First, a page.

A comprehensive health plan on the other hand utilizes all three levels of prevention. Primary prevention has already been addressed to greater length and its goal is to prevent the occurrence of the causes of a problem (Lutzker, 2006, p. 67). This is why the strategy deals with risk factors that are associated with that problem like in this case of domestic violence.

Secondary prevention

Is the second step of prevention where the risks and problems are identified and then the appropriate steps are taken to alleviate the risk and the possible problem. Whereas the strategies here appear to be more of intervention than preventative, the aim is to create opportunities where the problems can be identified before they explode or become evident and intervention introduced immediately to curb the progression of the problem (Lutzker, 2006, p. 67). Screening programs are typical examples of what secondary prevention is. When individuals are screened for domestic violence, then the care provider can provide the required support and even make referrals for the individuals who disclosed abuse so that they can reduce the possibility of more victimization and devastating health impact (Humphreys & Campbell, 2010, p. 431).

Tertiary prevention

This level of prevention occurs when the situation or the problems was adverse. The tertiary prevention is hence designed to reduce the consequences of the unpleasant event and then restore the wellness of the situation as soon as possible. Sometimes, scholars argue that this is not a prevention strategy because violence has already taken place (Lutzker, 2006, p. 67). Nevertheless, faster and coordinated response and subsequent follow-up can diminish the result of victimization and hence avert predictable, long-term outcomes and re-victimization (Humphreys & Campbell, 2010, p. 433). Tertiary prevention of family violence includes all of the services that target survivors and perpetrators following a violent confrontation. It’s crucial as a first responder for immediate medical care for physical injuries as well as long-term services including counseling and so on.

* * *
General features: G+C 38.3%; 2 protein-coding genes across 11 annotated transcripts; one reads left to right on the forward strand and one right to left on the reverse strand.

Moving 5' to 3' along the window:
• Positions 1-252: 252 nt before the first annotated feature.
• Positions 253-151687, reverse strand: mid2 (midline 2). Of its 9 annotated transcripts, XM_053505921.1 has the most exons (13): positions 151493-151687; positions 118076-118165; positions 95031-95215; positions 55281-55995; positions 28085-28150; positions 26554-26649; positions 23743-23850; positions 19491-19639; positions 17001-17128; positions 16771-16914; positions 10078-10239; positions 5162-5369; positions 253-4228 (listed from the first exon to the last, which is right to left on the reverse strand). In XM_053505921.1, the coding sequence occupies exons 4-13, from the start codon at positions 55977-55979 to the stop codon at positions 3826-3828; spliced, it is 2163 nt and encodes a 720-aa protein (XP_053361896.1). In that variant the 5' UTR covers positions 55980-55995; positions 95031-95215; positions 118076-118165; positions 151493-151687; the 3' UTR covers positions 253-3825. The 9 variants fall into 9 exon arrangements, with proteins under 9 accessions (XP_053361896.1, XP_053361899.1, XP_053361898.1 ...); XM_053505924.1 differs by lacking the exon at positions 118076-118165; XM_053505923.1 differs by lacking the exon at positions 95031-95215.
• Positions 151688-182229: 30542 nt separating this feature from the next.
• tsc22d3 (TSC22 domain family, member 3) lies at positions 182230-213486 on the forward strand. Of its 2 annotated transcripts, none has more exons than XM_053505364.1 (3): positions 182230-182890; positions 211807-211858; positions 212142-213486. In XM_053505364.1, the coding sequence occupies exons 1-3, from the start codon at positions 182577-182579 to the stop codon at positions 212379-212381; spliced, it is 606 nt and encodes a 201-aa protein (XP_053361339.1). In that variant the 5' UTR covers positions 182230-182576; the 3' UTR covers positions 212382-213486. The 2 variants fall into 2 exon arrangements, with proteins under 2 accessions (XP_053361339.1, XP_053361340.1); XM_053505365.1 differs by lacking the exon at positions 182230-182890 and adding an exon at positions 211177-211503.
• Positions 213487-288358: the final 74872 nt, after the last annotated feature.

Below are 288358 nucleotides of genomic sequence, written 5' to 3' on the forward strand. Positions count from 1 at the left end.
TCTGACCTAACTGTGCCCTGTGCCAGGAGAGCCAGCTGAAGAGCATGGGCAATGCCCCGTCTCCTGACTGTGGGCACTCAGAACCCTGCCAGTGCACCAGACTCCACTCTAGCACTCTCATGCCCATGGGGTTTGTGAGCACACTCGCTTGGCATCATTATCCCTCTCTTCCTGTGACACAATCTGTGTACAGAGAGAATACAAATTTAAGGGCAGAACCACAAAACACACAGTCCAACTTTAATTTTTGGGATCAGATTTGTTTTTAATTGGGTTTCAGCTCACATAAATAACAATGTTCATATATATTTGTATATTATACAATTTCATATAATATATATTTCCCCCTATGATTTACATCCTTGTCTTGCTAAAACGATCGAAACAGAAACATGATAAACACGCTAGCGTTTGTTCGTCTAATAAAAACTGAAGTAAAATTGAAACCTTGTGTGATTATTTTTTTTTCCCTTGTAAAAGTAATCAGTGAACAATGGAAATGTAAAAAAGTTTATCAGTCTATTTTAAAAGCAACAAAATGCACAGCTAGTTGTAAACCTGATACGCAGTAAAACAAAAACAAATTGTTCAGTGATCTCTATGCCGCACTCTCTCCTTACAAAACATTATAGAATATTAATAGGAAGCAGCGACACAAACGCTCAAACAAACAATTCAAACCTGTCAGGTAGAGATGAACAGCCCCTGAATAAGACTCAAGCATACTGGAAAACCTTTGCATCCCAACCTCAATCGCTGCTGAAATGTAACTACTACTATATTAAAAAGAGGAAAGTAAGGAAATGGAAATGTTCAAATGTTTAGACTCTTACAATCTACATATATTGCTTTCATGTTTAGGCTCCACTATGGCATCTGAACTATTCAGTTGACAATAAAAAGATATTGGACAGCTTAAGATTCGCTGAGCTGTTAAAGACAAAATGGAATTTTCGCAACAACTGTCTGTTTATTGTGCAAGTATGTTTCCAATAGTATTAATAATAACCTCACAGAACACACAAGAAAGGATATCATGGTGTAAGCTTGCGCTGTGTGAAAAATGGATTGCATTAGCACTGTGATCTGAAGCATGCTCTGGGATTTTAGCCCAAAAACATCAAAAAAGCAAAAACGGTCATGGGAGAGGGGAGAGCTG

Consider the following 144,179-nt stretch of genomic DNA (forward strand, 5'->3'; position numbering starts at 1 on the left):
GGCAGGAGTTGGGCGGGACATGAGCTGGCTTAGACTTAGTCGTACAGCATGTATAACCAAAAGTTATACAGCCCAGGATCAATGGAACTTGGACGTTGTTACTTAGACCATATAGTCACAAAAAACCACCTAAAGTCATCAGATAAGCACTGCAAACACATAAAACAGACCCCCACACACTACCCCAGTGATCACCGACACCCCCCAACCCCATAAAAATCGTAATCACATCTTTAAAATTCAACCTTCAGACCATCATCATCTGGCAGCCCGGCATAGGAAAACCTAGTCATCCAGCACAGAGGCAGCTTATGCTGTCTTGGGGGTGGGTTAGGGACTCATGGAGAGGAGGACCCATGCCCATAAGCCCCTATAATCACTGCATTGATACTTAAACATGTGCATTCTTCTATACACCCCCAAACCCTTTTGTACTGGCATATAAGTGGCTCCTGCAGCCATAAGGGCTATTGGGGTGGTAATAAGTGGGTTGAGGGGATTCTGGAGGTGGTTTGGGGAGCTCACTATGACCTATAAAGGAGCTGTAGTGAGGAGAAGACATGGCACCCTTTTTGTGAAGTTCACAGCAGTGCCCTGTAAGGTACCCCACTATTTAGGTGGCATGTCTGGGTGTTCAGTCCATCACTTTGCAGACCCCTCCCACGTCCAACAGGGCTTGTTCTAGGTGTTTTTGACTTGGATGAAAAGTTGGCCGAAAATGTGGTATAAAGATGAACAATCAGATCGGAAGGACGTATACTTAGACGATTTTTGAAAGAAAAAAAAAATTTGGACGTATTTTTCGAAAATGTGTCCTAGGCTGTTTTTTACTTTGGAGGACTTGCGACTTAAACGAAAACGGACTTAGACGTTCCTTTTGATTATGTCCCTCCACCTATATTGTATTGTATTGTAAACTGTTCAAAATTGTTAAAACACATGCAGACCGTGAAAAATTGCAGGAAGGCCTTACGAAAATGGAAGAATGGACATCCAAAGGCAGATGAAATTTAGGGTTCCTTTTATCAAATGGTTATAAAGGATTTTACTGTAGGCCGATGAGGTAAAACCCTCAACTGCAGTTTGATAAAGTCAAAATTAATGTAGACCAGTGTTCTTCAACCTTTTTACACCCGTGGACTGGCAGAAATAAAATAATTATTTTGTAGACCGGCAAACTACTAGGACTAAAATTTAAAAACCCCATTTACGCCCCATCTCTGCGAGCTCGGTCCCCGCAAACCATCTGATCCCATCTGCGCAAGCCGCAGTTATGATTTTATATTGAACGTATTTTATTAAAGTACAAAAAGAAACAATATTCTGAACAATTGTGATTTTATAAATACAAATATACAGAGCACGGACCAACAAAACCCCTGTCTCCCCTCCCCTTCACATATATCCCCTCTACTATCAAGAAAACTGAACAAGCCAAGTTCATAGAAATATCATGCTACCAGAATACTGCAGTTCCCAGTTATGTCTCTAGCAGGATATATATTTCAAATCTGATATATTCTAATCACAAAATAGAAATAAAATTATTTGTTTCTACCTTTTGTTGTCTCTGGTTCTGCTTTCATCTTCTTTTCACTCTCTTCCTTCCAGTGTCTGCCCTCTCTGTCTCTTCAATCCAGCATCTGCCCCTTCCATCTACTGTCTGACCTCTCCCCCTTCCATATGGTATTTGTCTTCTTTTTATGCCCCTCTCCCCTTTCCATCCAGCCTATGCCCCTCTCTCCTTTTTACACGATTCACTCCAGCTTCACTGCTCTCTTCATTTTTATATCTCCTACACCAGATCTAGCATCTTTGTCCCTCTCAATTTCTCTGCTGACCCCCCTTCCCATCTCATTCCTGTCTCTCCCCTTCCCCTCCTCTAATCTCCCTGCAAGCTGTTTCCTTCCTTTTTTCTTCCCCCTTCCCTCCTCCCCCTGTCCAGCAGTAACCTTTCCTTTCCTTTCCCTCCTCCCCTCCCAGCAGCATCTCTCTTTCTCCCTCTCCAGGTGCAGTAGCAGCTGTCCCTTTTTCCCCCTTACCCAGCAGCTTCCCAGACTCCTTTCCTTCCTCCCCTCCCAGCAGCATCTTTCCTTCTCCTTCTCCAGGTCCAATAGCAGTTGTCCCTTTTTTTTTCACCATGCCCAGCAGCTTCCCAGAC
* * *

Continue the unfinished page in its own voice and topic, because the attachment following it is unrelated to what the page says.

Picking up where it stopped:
For primary prevention efforts, the factors the can be used to prevent family violence are not well researched but many studies today are working to find better ways of preventing violence by looking at the developmental pathways of violence. Additionally, governments are working to assess the efficiency of the existing violence resolution programs to enhance success cases and use them to devise new programs for primary prevention. It’s obvious dealing or addressing the risk factors of the family violence work best here.

Reference List

Chamberlain, L. (2008). A Prevention Primer for Domestic Violence: Terminology, Tools, and the Public Health Approach. A Project of the National Resource Centre on Domestic Violence/Pennsylvania Coalition against Domestic Violence. Web.

Chrisler, J.C., & Ferguson, S. (2006). Violence against Women as a Public Health Issue, Annals of the New York Academy of Sciences1087, 235-249.

Clark, M. (2008). Community Health Nursing: Advocacy for Population Health. (5th Ed.). Upper Saddle River, NJ: Prentice Hall.

Humphreys, J., & Campbell, J. (2010). Family Violence and Nursing Practice. New York, NY: Springer Publishing Company.

Lutzker, J. R. (2006). Preventing Violence: Research and Evidence-Based Intervention Strategies. Washington, DC: American Psychological Association